Human Rights Watch (HRW) has urged Iranian authorities to drop the charges against three women journalists who are being prosecuted for their reporting and writing on social media, and to put an end to the ongoing “harassment, prosecution, and punishment” of those exercising their rights to free speech.
Saeideh Shafie, Mehrnoush Zarei and Nasim Sultan Beigi went on trial on July 3 before Branch 26 of the Revolutionary Court on “propaganda” and “national security” charges. Each of these charges carries a sentence of up to five years in prison.
“Iran’s judiciary has once again begun summoning and harassing journalists and human rights defenders, punishing anyone who refuses to remain silent,” Tara Sepehri Far, senior Iran researcher at the New York-based HRW, said in a statement. “The authorities have been relentless in prosecuting and punishing anyone reporting on the social issues and grievances that were central to the protests over the last months.”
Shafie, an economic journalist who had worked with several Iranian newspapers, was arrested in Tehran February and was transferred to Evin prison. She was released in March upon posting bail of 500 million tomans ($12,150).
The charges against her relate to several articles she wrote on topics such as rising poverty and the government's management of energy subsidies and public resources.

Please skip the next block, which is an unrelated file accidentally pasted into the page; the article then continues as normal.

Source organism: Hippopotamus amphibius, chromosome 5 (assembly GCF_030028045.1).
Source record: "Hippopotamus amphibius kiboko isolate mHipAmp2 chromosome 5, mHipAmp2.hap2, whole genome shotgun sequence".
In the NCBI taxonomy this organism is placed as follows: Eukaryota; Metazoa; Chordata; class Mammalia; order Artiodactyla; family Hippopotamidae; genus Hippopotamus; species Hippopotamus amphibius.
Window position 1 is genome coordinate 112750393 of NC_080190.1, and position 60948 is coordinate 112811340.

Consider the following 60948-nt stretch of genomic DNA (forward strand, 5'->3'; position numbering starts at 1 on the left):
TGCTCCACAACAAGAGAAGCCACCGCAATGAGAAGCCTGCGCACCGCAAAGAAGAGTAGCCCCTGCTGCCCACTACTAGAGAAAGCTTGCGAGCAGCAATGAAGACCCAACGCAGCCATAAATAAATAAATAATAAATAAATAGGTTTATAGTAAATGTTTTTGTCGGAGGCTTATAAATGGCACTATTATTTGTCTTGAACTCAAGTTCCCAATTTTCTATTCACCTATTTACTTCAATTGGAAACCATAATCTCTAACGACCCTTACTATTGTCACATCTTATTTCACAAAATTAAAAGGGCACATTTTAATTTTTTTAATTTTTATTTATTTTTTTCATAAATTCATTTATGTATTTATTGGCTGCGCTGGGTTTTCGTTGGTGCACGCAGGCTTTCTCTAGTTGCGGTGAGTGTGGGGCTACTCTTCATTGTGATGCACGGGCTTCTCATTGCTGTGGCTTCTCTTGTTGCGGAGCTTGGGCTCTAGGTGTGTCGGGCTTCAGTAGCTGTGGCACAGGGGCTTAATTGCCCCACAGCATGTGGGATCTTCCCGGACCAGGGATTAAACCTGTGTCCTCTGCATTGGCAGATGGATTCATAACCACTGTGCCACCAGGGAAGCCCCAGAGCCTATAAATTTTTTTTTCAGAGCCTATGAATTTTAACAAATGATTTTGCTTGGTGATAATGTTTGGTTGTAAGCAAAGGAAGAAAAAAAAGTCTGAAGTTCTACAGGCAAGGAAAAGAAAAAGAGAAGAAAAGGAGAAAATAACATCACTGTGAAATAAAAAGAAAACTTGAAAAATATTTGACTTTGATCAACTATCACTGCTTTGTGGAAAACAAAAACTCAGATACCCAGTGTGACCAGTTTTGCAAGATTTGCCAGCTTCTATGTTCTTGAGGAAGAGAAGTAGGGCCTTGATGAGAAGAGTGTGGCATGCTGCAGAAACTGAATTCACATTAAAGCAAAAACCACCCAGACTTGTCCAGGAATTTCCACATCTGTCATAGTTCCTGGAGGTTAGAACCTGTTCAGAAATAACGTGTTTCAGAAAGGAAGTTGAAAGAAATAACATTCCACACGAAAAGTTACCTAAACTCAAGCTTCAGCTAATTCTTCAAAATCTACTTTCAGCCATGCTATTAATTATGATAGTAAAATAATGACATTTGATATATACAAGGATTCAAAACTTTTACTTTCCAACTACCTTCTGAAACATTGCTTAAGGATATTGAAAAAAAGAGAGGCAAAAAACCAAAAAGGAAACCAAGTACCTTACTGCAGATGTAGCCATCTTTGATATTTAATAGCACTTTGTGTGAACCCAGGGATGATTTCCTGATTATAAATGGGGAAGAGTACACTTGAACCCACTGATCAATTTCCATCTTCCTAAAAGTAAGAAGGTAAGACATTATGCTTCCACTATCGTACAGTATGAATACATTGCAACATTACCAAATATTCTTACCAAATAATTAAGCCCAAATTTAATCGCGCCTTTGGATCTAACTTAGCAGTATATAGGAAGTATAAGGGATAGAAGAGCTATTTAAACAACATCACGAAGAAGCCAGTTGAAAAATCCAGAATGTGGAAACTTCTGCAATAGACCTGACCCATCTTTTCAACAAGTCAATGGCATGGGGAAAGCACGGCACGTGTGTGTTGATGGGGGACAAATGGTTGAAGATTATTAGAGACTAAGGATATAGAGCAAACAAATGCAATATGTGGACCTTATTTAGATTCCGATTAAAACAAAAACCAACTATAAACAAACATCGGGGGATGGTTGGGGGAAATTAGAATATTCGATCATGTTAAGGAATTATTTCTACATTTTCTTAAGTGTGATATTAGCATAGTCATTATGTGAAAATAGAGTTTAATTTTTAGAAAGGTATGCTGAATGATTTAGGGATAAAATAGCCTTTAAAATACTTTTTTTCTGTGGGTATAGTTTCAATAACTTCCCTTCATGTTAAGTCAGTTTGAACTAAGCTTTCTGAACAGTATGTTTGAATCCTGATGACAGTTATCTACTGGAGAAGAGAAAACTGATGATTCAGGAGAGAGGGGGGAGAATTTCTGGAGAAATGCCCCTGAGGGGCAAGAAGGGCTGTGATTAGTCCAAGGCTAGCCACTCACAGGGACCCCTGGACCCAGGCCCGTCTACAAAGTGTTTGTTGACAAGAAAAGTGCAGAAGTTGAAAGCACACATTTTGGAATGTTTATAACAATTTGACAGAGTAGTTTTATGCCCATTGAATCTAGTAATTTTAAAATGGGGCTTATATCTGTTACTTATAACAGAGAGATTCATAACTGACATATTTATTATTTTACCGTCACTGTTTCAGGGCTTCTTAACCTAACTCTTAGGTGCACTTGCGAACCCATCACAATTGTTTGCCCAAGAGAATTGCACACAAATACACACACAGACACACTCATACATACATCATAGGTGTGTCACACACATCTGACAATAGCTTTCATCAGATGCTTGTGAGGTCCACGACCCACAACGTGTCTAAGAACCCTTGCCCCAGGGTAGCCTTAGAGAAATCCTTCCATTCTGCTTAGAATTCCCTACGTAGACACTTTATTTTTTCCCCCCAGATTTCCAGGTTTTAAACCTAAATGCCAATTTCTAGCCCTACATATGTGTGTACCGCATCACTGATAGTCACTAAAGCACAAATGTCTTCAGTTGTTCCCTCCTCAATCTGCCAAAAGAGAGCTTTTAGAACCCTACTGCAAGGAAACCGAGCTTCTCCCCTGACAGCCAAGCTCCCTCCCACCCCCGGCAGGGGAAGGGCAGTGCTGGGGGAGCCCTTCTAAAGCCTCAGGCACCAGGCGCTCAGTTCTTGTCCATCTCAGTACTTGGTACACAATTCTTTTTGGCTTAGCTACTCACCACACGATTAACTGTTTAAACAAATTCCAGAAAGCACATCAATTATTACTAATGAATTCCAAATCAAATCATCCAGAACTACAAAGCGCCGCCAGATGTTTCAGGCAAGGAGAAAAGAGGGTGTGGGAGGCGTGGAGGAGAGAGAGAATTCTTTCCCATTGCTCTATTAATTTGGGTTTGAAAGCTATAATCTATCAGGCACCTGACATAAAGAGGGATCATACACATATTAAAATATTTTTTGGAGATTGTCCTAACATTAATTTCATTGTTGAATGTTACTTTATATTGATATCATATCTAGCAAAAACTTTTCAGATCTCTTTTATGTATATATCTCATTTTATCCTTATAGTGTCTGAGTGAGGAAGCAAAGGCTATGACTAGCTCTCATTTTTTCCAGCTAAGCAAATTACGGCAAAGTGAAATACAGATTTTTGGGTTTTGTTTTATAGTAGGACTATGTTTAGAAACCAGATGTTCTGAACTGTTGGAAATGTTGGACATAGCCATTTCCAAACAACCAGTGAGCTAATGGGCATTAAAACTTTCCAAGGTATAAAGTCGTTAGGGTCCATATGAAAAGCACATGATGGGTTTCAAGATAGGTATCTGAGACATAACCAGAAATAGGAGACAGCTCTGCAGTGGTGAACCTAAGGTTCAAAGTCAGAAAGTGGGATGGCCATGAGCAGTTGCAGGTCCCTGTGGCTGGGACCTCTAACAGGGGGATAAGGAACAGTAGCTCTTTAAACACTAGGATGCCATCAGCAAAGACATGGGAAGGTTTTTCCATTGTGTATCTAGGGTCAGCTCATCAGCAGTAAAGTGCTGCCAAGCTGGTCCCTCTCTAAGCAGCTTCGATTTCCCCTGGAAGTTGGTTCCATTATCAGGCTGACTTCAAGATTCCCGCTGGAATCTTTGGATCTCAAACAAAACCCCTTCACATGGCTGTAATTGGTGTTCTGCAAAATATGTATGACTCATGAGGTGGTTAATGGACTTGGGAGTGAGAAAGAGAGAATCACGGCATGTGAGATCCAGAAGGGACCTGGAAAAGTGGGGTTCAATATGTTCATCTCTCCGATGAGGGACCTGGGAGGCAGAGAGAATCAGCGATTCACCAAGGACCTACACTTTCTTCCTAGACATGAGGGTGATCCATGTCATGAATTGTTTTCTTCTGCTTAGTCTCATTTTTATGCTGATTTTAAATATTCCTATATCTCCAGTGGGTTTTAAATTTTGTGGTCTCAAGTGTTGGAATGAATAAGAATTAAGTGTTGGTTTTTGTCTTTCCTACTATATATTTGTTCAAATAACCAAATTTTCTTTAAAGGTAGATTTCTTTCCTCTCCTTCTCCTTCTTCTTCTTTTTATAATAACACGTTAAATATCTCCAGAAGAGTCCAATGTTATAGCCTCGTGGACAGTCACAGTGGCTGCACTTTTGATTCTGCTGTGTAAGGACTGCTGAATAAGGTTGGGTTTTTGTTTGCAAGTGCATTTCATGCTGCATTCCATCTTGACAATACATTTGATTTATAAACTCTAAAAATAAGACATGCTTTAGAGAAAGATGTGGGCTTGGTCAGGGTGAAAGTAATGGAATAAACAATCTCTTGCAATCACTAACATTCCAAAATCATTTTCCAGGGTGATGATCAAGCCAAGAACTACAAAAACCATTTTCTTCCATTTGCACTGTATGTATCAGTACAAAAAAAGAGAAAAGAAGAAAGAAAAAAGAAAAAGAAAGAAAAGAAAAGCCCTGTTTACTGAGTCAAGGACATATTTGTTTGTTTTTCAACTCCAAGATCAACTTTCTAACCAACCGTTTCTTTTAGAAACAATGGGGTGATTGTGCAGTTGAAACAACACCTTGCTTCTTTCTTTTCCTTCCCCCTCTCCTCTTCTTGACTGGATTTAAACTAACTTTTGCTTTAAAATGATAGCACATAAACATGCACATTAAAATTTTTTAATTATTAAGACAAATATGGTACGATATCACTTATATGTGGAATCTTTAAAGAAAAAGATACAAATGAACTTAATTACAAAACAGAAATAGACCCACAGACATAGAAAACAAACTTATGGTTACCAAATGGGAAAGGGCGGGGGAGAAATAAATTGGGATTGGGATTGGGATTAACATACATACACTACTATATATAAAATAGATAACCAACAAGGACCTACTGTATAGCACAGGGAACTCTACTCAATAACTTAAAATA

Zarei, who reports on health care and social issues for various Iranian outlets, was arrested in Tehran in January and was also transferred to Evin prison and released on bail in February.
The journalist was charged over her articles on reproductive laws and the state of Iran’s national parks.
Sultan Beigi, who is also a women's rights activist, was arrested at Tehran's Khomeini International Airport in January as she attempted to leave Iran. The authorities transferred her to Evin prison before releasing her on a 1 billion Tomans ($24,350) bail in February.
Her charges are based on her collaboration with domestic and foreign media outlets. She previously worked as a journalist with several Iranian publications.
According to HRW, the Islamic Republic “has a long history of using vaguely defined national security charges against protesters, dissidents, and journalists in trials that fall grossly short of international standards.”
“The international community should keep cases of journalists and human rights defenders at the center of its engagement with Iran,” Sepehri Far said. “States should be demanding that Iran drop these and other ridiculous charges that authorities have brought against journalists.”
Last year, Iranians took to the streets across the country for months to call for fundamental economic, social and political changes in the country. The women-led protest movement was sparked by the September death of 22-year-old Mahsa Amini in the custody of “morality police.”
The authorities cracked down on the protests with excessive and lethal force, killing more than 520 people and unlawfully detaining over 19,000, including dozens of journalists, activists say. Following biased trials, the judiciary has handed down stiff sentences, including the death penalty, to protesters.